Yesterday, I posted a piece concerning Christian attitudes regarding Jewish believers who keep God’s Commandments and I evidenced the anti-Torah/antisemitic bias by quoting a number of commentaries. Leading the evidence was The IVP New Testament Commentary Series volume on the Book of Acts, by William J. Larkin, Jr., Ph.D., because I happen to have it on my shelf… Dr. Larkin was a professor of mine in seminary and published this commentary in 1995, a couple of years before my time (class of ’02, M. Div. Pastoral) at Columbia Biblical Seminary and Graduate School of Missions.
As I mentioned in the article, early in my coming to a fuller understanding of what it means to walk in righteousness and the ways of our Father, I pulled this book off my shelf to compare what I was seeing in Acts and what a former mentor had seen… I ended up making copious notes in the margins of numerous pages where I saw bias against the larger scope of Scripture in favor of this new religion, Christianity. Now, more than a year later, I am better prepared to interact with some of the book. Even better, I discovered yesterday that the book is available online through Biblegateway.com, without downloading! Here’s a link! So, I can copy abbreviated passages while linking to the larger context so you can see for yourself.
We begin with the question, “Is the Gospel ‘Law-free?'” Granted, this is an age-old debate, but a critical one if we are to rightly understand Scripture and even understand grace. Larkin, in his commentary refers to a ‘law-free gospel’ at least four times. Here they are:
Therefore Paul’s mission and message—the law-free gospel of grace—has the same divine legitimacy as Peter’s. Here we again encounter a focused function for signs and wonders: confirmation to Jews of God’s approval of the Gentile mission (see comment at 14:3).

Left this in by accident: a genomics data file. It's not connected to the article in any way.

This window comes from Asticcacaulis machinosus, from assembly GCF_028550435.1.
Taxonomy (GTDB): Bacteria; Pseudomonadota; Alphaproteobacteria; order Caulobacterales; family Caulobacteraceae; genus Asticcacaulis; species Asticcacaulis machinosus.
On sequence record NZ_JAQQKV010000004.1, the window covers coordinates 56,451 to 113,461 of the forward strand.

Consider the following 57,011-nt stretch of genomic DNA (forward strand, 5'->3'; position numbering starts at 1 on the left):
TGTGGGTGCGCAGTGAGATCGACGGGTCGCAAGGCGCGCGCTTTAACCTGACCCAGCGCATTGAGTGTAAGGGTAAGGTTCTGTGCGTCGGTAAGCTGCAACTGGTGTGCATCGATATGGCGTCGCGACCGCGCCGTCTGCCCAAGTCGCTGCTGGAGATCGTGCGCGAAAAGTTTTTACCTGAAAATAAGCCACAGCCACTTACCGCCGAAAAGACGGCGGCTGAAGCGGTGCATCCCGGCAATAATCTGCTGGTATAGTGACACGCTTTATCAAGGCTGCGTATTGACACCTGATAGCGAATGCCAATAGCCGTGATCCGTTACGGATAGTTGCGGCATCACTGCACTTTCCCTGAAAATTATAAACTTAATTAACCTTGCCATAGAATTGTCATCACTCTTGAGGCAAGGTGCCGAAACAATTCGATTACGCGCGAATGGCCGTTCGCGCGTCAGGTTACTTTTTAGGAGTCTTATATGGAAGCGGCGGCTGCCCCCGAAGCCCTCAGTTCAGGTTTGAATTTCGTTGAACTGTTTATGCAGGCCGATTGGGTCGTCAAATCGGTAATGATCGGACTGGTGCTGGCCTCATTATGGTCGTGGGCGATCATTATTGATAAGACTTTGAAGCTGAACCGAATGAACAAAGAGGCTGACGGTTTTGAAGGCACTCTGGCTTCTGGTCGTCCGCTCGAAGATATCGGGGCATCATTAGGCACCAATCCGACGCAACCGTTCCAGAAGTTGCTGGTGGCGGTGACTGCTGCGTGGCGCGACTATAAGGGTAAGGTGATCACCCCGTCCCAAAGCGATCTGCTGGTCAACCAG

Silas is well suited to the task. He is spiritually gifted, a prophet (15:32). He embodies the church’s commitment to a Gentile mission with the law-free gospel, for he was one of the envoys bearing the council’s letter (15:22, 27).
But the Jews have brought him controversial questions (15:2; 26:3) about words (literally, “a word”—the gospel message, 18:11) and not deeds, about names (messianic titles and Jesus’ identity as the Christ, v. 5) and about [their] own law (a law-free gospel for the Gentiles, vv. 6-8). I will not be a judge of such things.
While it is easy to see how such implications might be drawn from Paul’s teaching of a law-free gospel, there is no evidence that Paul ever instructed Jewish Christians this way (Rom 2:25-30; Gal 5:6; 6:15). In fact, Paul was most scrupulous not to offend the conscience of the “weaker brother,” the Jewish Christian who maintained ancestral customs, and even went so far as to have Timothy circumcised (Acts 16:3; Rom 14:1—15:13).
Surely, Larkin doesn’t mean a lawless Gospel, yet on multiple occasions he refers to Paul’s message as ‘law-free.’ [I do not mean to pick on Larkin, but his viewpoint is pandemic in Christendom, so it is reasonable to interact with his work.]